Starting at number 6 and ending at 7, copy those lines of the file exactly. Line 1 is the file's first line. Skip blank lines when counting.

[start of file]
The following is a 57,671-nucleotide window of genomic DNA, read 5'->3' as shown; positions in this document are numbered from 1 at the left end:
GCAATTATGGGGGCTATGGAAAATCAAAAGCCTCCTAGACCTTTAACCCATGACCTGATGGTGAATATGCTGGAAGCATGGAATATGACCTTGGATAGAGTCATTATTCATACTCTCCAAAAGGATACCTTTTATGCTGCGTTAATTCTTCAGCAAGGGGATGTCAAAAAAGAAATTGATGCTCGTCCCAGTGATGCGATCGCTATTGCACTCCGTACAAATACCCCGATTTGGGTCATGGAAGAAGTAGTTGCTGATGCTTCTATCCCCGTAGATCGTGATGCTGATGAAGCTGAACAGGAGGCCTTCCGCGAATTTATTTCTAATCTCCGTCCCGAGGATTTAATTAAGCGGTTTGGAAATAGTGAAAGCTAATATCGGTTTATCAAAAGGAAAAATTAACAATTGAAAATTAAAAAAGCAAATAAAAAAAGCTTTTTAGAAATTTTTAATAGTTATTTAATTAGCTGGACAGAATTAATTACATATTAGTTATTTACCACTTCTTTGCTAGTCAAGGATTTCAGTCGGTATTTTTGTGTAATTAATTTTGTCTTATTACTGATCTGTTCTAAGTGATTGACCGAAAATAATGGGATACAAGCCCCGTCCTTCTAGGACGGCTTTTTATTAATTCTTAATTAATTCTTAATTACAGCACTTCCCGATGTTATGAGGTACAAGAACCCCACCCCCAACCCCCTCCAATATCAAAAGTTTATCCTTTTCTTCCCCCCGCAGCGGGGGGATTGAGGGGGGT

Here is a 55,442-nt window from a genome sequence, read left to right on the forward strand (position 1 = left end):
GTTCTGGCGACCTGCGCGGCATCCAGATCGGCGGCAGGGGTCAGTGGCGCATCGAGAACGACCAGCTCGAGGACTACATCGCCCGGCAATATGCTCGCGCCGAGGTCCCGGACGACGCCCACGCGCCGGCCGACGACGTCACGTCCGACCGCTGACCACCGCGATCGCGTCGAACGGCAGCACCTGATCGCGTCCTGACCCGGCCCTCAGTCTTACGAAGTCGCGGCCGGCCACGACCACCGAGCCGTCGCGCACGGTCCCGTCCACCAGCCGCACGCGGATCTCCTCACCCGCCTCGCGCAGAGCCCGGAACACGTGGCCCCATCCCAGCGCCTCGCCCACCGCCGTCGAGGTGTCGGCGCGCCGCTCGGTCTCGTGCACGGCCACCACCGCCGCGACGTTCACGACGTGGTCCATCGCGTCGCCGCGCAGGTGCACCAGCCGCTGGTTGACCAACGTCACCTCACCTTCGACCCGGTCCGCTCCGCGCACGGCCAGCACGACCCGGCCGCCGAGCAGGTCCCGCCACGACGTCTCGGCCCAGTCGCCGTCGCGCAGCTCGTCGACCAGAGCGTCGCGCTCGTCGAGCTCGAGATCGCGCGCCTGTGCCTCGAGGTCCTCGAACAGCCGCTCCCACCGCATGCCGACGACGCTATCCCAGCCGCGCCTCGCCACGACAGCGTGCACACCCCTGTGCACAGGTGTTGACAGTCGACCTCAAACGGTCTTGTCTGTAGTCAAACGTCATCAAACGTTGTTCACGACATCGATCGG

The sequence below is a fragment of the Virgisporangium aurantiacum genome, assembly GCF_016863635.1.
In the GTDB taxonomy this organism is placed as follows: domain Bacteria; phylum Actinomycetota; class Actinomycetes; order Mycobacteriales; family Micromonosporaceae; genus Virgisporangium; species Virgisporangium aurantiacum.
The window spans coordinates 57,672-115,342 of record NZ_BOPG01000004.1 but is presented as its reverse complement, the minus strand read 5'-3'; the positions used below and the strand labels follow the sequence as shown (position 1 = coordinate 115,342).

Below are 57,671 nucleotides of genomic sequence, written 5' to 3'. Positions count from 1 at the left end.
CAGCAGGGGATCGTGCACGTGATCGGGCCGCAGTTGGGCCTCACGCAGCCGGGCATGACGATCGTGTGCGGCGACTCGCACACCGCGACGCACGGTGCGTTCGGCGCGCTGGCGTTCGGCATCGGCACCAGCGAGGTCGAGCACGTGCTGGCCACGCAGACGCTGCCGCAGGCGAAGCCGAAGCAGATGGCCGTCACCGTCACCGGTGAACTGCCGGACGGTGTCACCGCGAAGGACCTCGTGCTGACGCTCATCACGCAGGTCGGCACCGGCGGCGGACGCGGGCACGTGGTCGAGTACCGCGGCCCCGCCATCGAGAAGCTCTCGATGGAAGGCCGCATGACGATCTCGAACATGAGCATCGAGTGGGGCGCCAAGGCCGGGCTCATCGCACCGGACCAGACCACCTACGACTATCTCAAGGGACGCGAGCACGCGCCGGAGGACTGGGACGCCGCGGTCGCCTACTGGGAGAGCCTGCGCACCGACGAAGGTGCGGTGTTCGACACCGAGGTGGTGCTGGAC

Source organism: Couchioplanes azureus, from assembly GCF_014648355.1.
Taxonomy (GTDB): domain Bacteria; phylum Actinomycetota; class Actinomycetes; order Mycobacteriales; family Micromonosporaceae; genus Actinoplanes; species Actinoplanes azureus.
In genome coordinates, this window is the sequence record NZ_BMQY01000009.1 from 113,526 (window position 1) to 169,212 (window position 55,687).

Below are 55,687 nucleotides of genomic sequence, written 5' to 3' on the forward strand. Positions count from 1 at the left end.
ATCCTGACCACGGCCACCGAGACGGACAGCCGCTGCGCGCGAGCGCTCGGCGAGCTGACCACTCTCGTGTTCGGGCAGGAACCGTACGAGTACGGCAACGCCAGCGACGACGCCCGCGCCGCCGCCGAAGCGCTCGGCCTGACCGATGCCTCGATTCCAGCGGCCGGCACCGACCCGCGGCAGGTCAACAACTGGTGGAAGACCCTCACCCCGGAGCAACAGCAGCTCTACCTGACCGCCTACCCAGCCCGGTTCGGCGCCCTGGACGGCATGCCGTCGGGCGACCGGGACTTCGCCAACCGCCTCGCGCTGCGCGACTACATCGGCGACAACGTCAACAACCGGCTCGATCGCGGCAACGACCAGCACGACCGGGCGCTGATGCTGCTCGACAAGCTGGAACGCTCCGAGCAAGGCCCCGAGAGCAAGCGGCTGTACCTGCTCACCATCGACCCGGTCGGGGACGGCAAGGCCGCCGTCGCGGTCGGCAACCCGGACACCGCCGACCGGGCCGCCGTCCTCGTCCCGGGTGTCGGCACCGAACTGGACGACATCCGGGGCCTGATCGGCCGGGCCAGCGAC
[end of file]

In the GTDB taxonomy this organism is placed as follows: domain Bacteria; phylum Actinomycetota; class Actinomycetes; order Mycobacteriales; family Micromonosporaceae; genus Virgisporangium; species Virgisporangium aurantiacum.
The window spans coordinates 57,672-115,342 of record NZ_BOPG01000004.1 but is presented as its reverse complement, the minus strand read 5'-3'; the positions used below and the strand labels follow the sequence as shown (position 1 = coordinate 115,342).